Control of AC Motors Torque Control:
From the foregoing discussion for Control of AC Motors Torque Control it is clear that the motors used for textile applications must have
- high starting torque
- torque control providing uniform acceleration so that the breakage of the yarn is minimum and the quality of the product is improved.
The production increases if the down time of the process and drive is reduced.
In conventional drive systems the Control of AC Motors Torque Control is achieved by variation of applied voltage to the squirrel cage motors. In slip ring induction motors torque control is possible by means of rotor resistance control. The variation of applied voltage is realised by series connected reactors on the stator side. The torque control in stepless. The accelerating energy keeps the constant tension in the yarn. The resistances, even though they have advantages, are not employed as their heating may cause fire hazards.
With the development of thyristor power converters the applied voltage variation to an induction motor for torque control is accomplished by means of ac voltage controller in the supply circuit. Closed loop control can be employed (Fig. 7.2).
This method of using reduced voltage for Control of AC Motors Torque Control, however, has disadvantages of poor power factor at reduced voltages.
The torque control as well as speed control is obtained using induction motors fed from variable frequency inverters. The inverter is controlled such that the motor operates with constant flux, to achieve the best possible torque capability of the motor. Both voltage source and current source inverters can be employed. Slip controlled drives assure uniform starting torque. For smooth low speed operation cycloconverters are preferred (Fig. 7.3).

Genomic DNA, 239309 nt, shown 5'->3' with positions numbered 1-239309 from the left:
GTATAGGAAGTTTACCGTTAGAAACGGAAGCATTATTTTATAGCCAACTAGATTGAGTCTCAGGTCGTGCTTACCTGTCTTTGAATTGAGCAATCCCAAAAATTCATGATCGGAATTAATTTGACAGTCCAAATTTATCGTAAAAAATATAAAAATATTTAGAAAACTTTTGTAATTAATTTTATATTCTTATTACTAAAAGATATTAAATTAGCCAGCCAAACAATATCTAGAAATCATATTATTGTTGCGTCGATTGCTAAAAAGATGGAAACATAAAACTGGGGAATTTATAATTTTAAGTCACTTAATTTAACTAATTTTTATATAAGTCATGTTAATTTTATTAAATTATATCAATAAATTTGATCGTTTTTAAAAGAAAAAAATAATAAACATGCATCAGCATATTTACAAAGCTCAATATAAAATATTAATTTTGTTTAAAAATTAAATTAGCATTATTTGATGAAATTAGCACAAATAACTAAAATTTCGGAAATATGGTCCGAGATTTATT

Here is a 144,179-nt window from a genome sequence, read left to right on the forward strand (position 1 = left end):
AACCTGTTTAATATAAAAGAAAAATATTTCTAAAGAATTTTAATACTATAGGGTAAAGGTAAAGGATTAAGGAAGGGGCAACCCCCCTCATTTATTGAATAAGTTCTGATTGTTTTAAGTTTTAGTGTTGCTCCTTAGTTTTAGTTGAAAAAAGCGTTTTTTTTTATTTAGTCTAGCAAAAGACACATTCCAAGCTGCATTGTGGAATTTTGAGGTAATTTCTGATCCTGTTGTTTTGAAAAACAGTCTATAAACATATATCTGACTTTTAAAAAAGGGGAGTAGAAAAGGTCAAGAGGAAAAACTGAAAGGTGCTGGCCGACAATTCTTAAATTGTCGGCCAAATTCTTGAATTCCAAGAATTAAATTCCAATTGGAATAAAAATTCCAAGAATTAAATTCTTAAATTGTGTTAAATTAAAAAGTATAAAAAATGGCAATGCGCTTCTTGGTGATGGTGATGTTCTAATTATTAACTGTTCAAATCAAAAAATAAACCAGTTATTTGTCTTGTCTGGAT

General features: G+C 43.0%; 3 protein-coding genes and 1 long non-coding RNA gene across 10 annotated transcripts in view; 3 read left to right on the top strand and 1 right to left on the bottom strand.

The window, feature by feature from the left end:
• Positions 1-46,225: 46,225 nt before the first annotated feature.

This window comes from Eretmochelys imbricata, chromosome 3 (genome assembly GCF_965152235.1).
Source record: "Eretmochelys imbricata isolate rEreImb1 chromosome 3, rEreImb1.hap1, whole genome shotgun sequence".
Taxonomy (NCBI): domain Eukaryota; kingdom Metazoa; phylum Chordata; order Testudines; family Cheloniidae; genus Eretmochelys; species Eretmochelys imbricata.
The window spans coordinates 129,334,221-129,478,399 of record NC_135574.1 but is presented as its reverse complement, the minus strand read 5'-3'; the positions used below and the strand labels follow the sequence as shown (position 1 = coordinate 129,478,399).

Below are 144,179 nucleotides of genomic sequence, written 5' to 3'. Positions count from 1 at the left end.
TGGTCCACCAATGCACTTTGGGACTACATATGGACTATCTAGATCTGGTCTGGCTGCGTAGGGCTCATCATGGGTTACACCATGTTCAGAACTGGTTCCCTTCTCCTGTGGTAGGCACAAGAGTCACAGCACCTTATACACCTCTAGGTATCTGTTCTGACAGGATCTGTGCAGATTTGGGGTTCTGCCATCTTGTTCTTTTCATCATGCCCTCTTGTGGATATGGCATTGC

With slip ring rotors, chopper controlled resistance may be used for Control of AC Motors Torque Control.
Converter fed synchronous motors are also becoming very popular. They have the advantages that the converter can employ machine commutation, in which case the inverter configuration is simple. A self control of the motor converter imparts dc motor characteristics, where the problems of hunting and stability are not there. For low speeds cycloconverters are preferred. Voltage source and current source link inverters can also be used for control of synchronous motors.
For other processes, such as bleaching, drying, printing, finishing, etc., in textile mills, the normal motors are used. When very low speeds are required, gearing may be employed. Ward Leonard dc drive, ac commutator motors are employed. The thyristor control may be used where efficient, smooth speed control over a wide range is required.
Special design of textile mill motors are required owing to the location of the motor, running conditions and also the torque requirements while starting. In textile mills the motors are located in places where there is a lot of dust. The cotton fluff may be deposited on the motor, which affects natural cooling of the motor. Consequently the temperature rise of the motor is more, which may heat the cotton fluff leading to fire. To prevent this situation and also prevent the dust and fluff entering the interior of the motor the motors must be totally enclosed and fan cooled (to keep the surface clean). Also the motors employed for the job of bleaching, etc., must have proper enclosure to prevent any possible damage. If a group drive is employed the motor may be located outside the room. The motors must be designed to withstand thermal variations under the Worst conditions.